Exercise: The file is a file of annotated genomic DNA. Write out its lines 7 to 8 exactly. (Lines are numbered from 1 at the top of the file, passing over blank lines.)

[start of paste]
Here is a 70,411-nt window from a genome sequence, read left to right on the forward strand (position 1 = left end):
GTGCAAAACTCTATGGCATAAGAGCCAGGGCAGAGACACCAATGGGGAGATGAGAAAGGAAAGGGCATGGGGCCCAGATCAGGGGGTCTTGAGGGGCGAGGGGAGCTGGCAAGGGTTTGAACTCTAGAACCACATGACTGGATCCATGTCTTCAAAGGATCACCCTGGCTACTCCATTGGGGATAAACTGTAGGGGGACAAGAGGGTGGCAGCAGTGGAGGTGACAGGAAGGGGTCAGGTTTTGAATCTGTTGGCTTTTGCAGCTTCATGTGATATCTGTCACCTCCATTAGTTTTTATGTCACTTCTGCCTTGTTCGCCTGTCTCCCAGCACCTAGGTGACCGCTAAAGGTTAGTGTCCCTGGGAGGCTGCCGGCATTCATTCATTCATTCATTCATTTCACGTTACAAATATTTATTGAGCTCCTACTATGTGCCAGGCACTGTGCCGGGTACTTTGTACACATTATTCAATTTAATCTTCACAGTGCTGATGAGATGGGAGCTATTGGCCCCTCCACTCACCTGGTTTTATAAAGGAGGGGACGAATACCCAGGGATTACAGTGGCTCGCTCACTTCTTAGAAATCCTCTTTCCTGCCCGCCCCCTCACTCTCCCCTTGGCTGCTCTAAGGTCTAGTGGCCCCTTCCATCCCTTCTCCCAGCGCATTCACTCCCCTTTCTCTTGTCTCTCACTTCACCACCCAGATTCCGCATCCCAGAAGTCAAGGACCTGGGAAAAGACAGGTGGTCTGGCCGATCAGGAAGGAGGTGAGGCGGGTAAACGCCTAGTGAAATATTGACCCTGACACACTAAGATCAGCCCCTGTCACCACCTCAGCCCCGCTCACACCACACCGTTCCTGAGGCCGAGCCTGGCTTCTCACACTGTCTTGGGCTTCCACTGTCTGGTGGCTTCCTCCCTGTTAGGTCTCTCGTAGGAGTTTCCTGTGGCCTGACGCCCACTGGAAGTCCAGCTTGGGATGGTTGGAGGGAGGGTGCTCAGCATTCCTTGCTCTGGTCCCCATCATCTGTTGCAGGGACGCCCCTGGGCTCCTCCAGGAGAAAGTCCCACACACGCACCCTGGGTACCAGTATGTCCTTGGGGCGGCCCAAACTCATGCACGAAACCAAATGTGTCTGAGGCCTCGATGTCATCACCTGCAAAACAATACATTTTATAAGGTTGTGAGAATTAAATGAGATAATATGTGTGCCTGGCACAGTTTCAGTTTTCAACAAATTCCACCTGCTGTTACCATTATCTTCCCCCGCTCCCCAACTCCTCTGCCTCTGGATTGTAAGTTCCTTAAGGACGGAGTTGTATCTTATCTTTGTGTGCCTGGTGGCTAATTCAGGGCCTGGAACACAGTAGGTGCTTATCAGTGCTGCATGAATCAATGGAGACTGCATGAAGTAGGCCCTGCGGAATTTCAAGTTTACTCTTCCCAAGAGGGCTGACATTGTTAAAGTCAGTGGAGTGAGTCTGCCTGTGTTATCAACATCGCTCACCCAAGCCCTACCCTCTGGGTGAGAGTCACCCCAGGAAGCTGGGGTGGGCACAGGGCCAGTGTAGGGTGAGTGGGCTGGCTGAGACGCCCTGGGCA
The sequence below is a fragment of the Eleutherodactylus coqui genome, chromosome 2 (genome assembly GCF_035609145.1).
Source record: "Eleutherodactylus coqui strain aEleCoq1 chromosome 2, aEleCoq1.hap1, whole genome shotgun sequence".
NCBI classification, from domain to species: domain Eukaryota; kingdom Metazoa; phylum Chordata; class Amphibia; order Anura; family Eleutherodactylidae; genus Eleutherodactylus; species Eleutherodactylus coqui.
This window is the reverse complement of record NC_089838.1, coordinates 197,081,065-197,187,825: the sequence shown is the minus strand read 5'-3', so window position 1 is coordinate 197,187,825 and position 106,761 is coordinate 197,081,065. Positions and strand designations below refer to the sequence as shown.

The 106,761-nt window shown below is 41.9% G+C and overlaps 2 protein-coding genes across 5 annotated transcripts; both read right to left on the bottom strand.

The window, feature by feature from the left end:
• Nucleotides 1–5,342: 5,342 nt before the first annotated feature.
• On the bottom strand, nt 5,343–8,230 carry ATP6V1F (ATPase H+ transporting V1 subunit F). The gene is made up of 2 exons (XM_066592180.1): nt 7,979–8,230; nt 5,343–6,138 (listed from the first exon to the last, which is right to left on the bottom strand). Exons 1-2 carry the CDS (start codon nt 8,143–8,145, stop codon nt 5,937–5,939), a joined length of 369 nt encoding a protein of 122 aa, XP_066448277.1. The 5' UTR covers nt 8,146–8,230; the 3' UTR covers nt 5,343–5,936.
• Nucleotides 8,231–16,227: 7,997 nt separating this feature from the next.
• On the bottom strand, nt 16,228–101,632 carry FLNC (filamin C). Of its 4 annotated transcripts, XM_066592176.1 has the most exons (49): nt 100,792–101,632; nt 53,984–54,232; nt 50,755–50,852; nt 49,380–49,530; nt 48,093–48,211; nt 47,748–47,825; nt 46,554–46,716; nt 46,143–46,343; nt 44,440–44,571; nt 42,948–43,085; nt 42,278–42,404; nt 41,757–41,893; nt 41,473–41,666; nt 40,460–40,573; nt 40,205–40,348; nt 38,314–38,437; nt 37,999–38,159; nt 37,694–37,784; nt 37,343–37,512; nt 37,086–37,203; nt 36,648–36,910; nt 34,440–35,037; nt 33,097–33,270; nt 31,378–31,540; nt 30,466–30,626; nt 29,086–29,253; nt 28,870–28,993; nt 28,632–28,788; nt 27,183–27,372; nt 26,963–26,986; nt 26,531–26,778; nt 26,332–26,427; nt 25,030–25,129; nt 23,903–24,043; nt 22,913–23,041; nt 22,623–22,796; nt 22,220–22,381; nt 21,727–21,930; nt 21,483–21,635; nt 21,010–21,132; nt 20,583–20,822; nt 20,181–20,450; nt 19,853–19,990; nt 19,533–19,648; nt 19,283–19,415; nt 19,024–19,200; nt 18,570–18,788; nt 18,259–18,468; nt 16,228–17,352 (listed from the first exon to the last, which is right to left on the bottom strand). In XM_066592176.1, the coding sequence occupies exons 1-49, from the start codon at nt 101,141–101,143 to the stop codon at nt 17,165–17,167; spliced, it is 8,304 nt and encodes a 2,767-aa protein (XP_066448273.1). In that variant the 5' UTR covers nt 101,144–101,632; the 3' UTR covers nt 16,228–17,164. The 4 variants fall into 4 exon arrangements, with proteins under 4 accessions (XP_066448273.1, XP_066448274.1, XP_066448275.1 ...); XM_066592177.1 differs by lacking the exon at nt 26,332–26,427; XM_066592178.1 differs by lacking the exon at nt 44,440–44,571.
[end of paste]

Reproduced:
The 106,761-nt window shown below is 41.9% G+C and overlaps 2 protein-coding genes across 5 annotated transcripts; both read right to left on the bottom strand.

The window, feature by feature from the left end: